WOOLF: Yeah, look, it seems like a really good announcement. I think that if we're able to expand the skills and training opportunities there in Katherine and right across the Northern Territory, it is a really good thing. It's also a really good thing, you know, when you, when you look at some of the communities that are nearby, particularly in the likes of Katherine, if people are able to come in from the big rivers region and other areas to, to get in there and, and study and learn a skill, it can only be a good step. But, Minister, I do want to ask you, this situation in Alice Springs, it continues to rage on. There are questions really being asked this morning. We spoke to Warren Mundine on the show yesterday as well, sort of some questioning whether Indigenous Affairs Minister Linda Burney is up to the job, given what continues to happen in Alice?

O'CONNOR: Look, I think firstly people in Alice Springs are doing it tough, and the curfew that was determined by the NT Chief Commissioner, Police Commissioner was understandable in the circumstances. Some of the problems with Alice cannot be fixed overnight. You can't fix issues that are deep-seated immediately, but you have to start as fast as we can. And that's why we've made that $250 million investment. In fact, some of that money is actually in the areas of skills that I've just been talking about, setting up remote training hubs in central Australia because we need people to find purpose. At the same time, there has to be a law enforcement response, and that's what's happened.

But to really fix the problems over the medium to long term, Katie, these issues are complicated and complex, and they need to be dealt with in a multifaceted way across government.

That is working with the NT Government, the Federal Government, in areas of health, in areas of law enforcement, in education and training, in employment, because often these things are compounded when people don't have hope or there's drug dependency issues, there's liquor issues. So, it really does need a whole of government approach. And I don't think the people who want to stand on the side lines, sort of attacking people for trying to make decisions, I'm not sure they've had the solutions either. We do need to work together, and this should be beyond politics frankly. It's so dire in Alice that we don't want to turn Alice Springs into a political football. So, I think we should try to work in a bipartisan way across parties and across governments to try and deal with these really difficult issues confronting the people of Alice Springs.

WOOLF: There is no doubt, like, it has to get sorted. And the people of Alice Springs have been screaming out for that help for such a long period of time. I mean, the thing that I worry about at the moment is, is with all of the issues that continue to rage on with some of the, you know, those crime and anti-social behaviour issues that we're experiencing right across the Northern Territory, that, you know, that it's almost becoming normalised in some ways for us here in the NT. But then you have people coming from other states who step in and think, goodness me, what is going on? And, you know, even as it's being reported on a national stage, we're once again in the headlines for all the wrong reasons. And I guess that there are still a lot of Territorians of going well, could the Federal Government be doing more?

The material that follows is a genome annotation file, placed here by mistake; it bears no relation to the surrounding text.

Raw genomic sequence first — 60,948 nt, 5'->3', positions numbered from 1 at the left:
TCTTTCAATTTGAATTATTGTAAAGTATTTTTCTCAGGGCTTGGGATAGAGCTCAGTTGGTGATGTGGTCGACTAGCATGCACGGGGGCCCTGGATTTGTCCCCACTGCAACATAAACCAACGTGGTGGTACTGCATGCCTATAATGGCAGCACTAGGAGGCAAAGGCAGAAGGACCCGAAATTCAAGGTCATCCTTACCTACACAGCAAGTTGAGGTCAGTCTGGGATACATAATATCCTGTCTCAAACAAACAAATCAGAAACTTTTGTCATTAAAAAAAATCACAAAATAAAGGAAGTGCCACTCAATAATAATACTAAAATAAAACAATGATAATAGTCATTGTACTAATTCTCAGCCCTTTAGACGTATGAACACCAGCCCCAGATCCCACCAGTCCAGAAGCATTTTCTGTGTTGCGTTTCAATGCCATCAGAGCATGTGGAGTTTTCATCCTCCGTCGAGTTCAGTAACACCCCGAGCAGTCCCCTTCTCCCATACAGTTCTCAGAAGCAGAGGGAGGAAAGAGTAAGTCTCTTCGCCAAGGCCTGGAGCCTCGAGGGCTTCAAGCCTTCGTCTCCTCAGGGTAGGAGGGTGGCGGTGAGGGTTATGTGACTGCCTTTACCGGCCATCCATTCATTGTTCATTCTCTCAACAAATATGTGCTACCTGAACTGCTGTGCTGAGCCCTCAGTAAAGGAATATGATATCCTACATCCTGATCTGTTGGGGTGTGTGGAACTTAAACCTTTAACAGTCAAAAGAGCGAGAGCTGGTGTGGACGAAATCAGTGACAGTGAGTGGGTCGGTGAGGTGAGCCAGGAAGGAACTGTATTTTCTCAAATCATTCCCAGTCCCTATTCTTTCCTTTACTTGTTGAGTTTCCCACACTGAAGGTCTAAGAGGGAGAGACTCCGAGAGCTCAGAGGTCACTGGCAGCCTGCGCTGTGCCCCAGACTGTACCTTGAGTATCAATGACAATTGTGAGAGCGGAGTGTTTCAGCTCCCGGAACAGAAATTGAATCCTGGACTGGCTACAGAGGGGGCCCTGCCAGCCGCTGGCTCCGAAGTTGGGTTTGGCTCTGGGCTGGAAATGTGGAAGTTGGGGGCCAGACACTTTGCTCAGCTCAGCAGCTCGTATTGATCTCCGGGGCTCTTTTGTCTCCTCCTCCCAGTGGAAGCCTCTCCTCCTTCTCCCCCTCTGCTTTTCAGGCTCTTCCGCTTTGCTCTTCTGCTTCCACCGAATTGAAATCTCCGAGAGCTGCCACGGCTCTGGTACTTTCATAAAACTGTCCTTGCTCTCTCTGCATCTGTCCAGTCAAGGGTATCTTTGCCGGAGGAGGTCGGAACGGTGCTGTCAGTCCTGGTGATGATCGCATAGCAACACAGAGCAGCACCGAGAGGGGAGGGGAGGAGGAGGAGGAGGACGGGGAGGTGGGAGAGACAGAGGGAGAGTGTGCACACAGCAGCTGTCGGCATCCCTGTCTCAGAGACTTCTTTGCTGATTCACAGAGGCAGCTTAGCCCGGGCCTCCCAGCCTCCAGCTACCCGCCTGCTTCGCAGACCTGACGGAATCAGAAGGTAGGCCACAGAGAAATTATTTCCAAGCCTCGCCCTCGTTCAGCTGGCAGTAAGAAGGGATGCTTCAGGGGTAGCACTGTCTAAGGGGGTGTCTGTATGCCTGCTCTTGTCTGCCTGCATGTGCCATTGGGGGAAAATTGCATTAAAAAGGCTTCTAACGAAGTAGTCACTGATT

O'CONNOR: Well, there's been efforts in the past. Some have worked to some extent, some have failed. The intervention did not work by the Howard Government.

For all the talk and all the money that was spent it did not work. I think we really need to make sure, we need to crack down on any form of violence. It is utterly unacceptable, utterly unacceptable for that to occur. And that's why I support the decision made by the NT police to do what they've had to do. But to fix this issue, I think we really need a cross-government approach. We need to focus on the causes of these issues. We need to make sure that if you want to ensure people have purpose in life, they have to have education and training access, they have to have health services and they have to have employment prospects that will be better for not just Alice, but for central Australia. Now, we've looked to invest $250 million into dealing with these issues across the spectrum. In my case, I'm establishing training hubs which will make sure that in particular, Indigenous people get access to training.

But obviously we need all Territorians to get access to training for their future prospects in employment. We know if people have education and training, they have good job prospects. If they've got good job prospects, they often have much better lives. So, there's a lot of things that need to go on here. I fully appreciate the decision made by the NT police in the circumstances. And yes, the Federal Government is focused on this, not just one Minister, but across portfolios in education, in skills, in health, because these challenges are complex, and they require a cross government approach. And it's also important that the two governments work together rather than at odds with each other. So, again, I would hope people could come together in a spirit of bipartisanship and realise this is beyond a political issue. It needs to be sorted. It is urgent. I agree with you, but some of the problems are deep seated and can't be fixed overnight. And throwing money at certain things doesn't always end up in fixing the problem. So, we have to think this through, and we have to bring the community with us. There the people that are most concerned about what's happening. But also, we have to make sure that we aim to have long term solutions to this problem.

WOOLF: Well, Federal Minister for Skills and Training, Brendan O'Connor, really appreciate your time this morning. Thank you very much for joining us on the show.

O'CONNOR: Not at all, Katie. Thanks very much for, for having us on.